News: Tropical Cyclone Carlos
Tropical Cyclone Carlos
CloudSat overpassed Tropical Cyclone Carlos (located off the northwest coast of Australia in this overpass) on February 23, 2011 at 1800 UTC with winds of 55 knots (tropical storm strength). Carlos maintained a consistent intensity of 50-65 knots as it traveled along Australia's coast February 21-25 bringing heavy rainfall to some areas.
CloudSat passes right through the center (eye) of the storm. MODIS infrared (IR) imagery reveals darker, lower level clouds over most of the eye area and brighter, whiter cloud tops in the deeper convection of the eyewall area. AMSR-E imagery shows the outline of the eye area exceptionally well (image courtesy of NRL). AMSR-E imagery distinguishes the brightness temperature of the clouds, cloud top temperatures of deeper convection are colder as the clouds ascend further into the atmosphere. Deepest convection is located in the west and northeast bands of the eyewall. The CloudSat cross section reveals the tilted shape of the eyewall, the northern band slopes inward with vertical height and southern section of the eye contains multiple cloud layers - shallow cumulus at the surface and a mixture altostratus (AS) and altrocumulus (AC) producing a ragged appearance of the eye. Cloud top heights are higher with the deeper convection in the northern section and shallower with the lighter convection on the southern side. Carlos is gradually decreasing in intensity as sea surface temperatures decrease as the storm moves southwesterly along the coast of Australia.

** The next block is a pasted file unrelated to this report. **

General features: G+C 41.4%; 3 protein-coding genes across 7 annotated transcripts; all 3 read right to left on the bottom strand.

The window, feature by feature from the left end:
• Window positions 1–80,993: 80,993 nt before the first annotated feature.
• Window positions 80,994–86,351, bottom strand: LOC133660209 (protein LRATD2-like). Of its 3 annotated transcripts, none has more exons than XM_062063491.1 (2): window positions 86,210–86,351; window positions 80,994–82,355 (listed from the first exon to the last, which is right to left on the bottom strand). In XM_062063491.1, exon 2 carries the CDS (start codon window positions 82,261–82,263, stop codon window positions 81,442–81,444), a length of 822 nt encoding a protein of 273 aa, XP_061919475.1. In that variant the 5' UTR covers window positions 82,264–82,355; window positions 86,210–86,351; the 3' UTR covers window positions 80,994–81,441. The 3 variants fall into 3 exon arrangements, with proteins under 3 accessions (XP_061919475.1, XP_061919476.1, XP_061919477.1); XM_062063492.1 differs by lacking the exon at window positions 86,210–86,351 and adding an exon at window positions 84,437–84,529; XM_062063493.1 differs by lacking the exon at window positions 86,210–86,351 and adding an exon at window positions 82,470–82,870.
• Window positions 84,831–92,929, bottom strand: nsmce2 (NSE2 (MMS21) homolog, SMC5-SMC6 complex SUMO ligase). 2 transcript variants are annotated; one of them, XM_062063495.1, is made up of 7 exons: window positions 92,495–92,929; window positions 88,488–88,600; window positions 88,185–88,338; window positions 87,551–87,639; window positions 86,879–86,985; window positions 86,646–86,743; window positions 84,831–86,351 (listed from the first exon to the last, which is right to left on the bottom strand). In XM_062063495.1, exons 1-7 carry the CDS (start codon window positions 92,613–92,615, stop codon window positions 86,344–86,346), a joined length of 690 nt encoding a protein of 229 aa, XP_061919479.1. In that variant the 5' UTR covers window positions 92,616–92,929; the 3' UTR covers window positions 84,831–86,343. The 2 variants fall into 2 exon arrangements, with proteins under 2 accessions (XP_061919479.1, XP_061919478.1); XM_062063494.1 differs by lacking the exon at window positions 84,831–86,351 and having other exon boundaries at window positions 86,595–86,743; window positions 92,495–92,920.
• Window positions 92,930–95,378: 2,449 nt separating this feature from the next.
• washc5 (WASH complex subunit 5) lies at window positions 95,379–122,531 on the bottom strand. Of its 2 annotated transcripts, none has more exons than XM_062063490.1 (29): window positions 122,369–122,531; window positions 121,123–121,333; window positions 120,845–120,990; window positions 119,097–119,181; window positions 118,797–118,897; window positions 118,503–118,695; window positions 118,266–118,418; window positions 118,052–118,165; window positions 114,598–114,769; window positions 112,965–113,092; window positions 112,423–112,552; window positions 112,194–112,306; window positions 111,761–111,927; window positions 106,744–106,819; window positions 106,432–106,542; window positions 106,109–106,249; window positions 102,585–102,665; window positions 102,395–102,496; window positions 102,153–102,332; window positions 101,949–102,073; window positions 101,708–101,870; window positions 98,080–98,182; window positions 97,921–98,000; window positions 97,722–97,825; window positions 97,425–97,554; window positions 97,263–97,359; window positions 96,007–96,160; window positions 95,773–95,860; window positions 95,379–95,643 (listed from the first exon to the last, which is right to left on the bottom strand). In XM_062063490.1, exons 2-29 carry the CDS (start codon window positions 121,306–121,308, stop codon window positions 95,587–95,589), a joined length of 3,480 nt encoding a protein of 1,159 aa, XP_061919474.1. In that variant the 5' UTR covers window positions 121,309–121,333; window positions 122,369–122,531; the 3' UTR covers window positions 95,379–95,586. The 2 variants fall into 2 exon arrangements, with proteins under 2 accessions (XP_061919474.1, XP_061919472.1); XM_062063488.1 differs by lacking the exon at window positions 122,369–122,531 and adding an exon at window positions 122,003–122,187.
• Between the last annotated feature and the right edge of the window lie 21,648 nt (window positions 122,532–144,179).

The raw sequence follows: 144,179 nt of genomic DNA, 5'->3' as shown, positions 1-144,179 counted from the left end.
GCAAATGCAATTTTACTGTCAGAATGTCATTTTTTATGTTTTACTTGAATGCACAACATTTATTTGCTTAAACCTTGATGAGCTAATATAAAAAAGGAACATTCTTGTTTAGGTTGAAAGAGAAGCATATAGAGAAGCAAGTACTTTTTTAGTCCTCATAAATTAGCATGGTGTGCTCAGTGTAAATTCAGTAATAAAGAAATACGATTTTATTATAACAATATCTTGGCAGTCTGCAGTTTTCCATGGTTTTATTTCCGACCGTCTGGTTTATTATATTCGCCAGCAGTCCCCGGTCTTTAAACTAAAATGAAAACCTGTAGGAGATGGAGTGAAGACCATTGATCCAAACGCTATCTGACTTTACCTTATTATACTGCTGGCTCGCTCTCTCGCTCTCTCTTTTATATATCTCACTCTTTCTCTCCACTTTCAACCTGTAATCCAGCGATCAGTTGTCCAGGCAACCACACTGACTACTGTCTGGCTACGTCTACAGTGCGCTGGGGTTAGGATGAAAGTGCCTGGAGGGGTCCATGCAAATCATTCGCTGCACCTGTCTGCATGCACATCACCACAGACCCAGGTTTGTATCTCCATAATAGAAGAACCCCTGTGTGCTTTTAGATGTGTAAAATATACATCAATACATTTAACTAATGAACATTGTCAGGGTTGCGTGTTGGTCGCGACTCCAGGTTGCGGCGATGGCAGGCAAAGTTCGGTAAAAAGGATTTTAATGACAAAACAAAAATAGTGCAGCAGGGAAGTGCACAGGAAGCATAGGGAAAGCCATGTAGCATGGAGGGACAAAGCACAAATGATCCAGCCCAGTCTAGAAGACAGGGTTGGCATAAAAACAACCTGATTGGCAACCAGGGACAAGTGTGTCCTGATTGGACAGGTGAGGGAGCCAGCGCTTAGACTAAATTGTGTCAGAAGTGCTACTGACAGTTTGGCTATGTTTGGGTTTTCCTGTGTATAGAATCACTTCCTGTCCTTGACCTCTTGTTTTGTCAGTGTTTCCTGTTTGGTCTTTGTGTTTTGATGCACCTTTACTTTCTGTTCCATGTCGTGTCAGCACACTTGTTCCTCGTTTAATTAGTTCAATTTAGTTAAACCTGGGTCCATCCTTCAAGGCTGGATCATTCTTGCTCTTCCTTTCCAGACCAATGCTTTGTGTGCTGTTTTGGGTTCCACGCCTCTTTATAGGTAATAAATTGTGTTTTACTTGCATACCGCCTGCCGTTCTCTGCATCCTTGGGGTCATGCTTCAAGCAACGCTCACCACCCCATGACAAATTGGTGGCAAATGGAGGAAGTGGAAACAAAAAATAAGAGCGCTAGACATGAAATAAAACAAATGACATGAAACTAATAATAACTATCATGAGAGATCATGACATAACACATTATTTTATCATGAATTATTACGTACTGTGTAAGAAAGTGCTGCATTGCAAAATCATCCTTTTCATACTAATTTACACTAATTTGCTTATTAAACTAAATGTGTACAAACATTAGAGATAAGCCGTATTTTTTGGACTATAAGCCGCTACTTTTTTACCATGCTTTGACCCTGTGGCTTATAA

The two bottom images below from NRL show the IR imagery from the satellite AQUA and AMSR-E imagery including the correspondingCloudSat overpass cross section below. Carlos brought heavy rains as it traveled along the coast and even broke rainfall records in Darwin.